39. 16.2 Participant characteristics 319

  40. 16.3 Two-handed versus one-handed signs 321

  41. 16.4 Location: linguistic constraints 323

  42. 16.5 Location: social constraints 324

  43. 16.6 Size of the signing space: distribution of variants by race 325

  44. 16.7 Mouthing by grammatical class/function, race, age, and gender 329

  45. 19.1 TMA systems in Nigerian Pidgin, Gullah, and AAL 375

  46. 19.2 Type I predicates 377

  47. 19.3 Type II predicates 379

  48. 19.4 Type III predicates 379

  49. 19.5 Type IV predicates 379

  50. 19.6 Auxiliaries 381

  51. 20.1 Prosodic and phonological factors contributing to the occurrence of contracted and zero is in Early African American English 393 (p. xix)

  52. 20.2 Factors contributing to the occurrence of verbal –s in three varieties of Early African American English, by grammatical person 396

  53. 21.1 The effects of ethnicity on some features of Texas English 415

  54. 22.1 Percentages of subjects showing forestressing for nine words in LAGS 421

  55. 24.1 Most frequent AAE features out of all features in the DDM 460

  56. 25.1 Yes/no questions in adult AAE 479

  57. 25.2 Wh–questions in adult AAE 480

  58. 25.3 Yes/no questions for AAE 3– to 5–year–olds 480

  59. 25.4 Wh–questions for AAE 3– to 5–year–olds 481

  60. 25.5 Example elicitations 481

  61. 25.6 Mean proportion scores and standard deviations of AAE question type produced in elicitation tasks 481

  62. 25.7 Frequency of question types in elicited AAE questions out of total number where they are licensed in adult AAE 482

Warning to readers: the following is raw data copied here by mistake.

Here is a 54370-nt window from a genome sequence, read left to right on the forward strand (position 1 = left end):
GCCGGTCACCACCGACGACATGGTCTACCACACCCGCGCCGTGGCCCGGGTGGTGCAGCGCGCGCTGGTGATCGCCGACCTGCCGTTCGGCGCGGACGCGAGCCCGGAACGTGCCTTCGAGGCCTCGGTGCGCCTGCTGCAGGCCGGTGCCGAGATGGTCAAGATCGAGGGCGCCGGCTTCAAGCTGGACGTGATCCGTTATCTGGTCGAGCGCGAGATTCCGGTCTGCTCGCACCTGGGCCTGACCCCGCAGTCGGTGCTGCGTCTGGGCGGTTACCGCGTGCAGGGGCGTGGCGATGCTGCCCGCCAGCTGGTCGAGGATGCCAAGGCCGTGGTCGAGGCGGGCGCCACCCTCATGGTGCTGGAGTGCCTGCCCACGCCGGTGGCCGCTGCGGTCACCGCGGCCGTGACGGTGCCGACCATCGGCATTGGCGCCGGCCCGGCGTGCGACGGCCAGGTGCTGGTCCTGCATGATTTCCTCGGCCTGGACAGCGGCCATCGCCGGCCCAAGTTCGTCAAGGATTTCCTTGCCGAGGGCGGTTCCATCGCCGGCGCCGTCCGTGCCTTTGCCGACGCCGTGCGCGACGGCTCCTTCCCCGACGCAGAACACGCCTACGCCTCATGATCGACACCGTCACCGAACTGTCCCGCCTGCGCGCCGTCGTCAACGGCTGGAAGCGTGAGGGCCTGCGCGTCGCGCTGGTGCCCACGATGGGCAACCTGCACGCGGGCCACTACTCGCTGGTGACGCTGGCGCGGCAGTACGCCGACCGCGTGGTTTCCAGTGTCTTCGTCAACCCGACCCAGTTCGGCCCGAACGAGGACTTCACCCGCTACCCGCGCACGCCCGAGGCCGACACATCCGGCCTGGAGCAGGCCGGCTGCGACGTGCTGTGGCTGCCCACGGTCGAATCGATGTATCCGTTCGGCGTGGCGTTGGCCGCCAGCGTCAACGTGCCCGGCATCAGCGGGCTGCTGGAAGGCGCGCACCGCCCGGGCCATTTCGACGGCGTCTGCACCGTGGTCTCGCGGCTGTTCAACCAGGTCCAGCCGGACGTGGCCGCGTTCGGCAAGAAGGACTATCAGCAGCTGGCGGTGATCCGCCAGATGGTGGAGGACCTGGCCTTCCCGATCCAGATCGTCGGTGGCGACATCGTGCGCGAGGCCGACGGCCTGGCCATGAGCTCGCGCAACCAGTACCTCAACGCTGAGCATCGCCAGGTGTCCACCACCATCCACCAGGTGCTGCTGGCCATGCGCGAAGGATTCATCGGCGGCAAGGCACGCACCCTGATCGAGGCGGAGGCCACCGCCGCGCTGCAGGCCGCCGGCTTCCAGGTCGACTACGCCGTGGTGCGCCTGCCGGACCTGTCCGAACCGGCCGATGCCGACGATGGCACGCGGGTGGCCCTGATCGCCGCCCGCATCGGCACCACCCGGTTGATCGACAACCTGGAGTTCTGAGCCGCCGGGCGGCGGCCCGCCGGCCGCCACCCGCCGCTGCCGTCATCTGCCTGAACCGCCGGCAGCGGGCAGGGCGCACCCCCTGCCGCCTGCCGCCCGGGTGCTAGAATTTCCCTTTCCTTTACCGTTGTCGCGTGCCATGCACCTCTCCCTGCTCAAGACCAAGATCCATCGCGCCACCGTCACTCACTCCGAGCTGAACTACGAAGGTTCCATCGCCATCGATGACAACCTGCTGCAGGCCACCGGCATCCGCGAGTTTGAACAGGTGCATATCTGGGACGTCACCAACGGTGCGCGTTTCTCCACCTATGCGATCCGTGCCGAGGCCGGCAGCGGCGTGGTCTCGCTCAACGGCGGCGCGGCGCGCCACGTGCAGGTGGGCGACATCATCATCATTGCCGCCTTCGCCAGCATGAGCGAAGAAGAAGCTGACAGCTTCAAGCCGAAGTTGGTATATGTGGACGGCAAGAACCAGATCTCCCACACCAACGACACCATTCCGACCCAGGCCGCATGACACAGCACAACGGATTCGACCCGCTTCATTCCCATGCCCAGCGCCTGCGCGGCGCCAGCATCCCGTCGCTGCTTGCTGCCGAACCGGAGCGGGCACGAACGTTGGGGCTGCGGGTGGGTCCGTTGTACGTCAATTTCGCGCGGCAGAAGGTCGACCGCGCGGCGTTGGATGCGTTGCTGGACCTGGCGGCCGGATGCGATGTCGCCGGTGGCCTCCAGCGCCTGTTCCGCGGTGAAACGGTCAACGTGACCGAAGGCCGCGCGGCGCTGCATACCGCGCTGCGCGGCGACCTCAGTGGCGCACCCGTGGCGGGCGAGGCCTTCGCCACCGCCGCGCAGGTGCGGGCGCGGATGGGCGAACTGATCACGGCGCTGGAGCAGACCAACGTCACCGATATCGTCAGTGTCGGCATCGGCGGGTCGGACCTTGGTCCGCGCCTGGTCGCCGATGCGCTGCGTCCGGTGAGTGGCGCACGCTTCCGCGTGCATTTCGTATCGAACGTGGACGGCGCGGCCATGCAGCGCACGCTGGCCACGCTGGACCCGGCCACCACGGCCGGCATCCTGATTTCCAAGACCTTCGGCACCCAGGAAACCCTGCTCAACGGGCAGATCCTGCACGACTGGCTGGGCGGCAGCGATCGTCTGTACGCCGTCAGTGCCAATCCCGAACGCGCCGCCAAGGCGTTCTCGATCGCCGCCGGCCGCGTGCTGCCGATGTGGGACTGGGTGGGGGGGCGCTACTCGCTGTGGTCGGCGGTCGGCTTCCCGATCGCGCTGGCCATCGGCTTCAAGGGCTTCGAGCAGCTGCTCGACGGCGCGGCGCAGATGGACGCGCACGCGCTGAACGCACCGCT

63. 26.1 Elements of High Point Analysis 493

  64. 27.1 Psycholinguistic profiles of typically developing children, by dialect 515

  65. 27.2 Rates of nonmainstream English structures, by dialect 519

  66. 27.3 Proportion of overtly marked forms of BE, by dialect 520

  67. 31.1 Salient linguistic rules of AAL 591

  68. 31.2 Instructional sequence 595

  69. 31.3 Contrastive analysis examples 596

  70. 33.1 Major features differentiating AAVE from other varieties 620

  71. 33.2 Woodcock–Johnson III WA percentile scores, by race, after forty hours of RRP instruction, 2001–2003 628

  72. 34.1 The six morphosyntactic features analyzed 642

  73. 34.2 Test score and feature effect correlations 643

  74. 34.3 Feature effects averaged across students 644

  75. 34.4 Feature effects averaged across students (AAE production included in model) 648

  76. 34.5 Test score and feature effect correlations (AAE production included in model) 648

  77. 39.1 Some phonological features of AAL 729

  78. 39.2 Some grammatical features of AAL 729

  79. 39.3 Major narrative topics of African American women comedians 736

  80. 39.4 Frequency of AAWL discourse features in comedy narratives 736 (p. xx)

  81. 41.1 Judges’ perception of Speaker 1 guise 758

  82. 41.2 Judges’ perceptions of Speaker 2 guise 758

  83. 42.1 Distinctions between the three approaches to studying attitudes about race and speech style 783

  84. 44.1 Phonological and grammatical features analyzed in Wolfram (1969) 805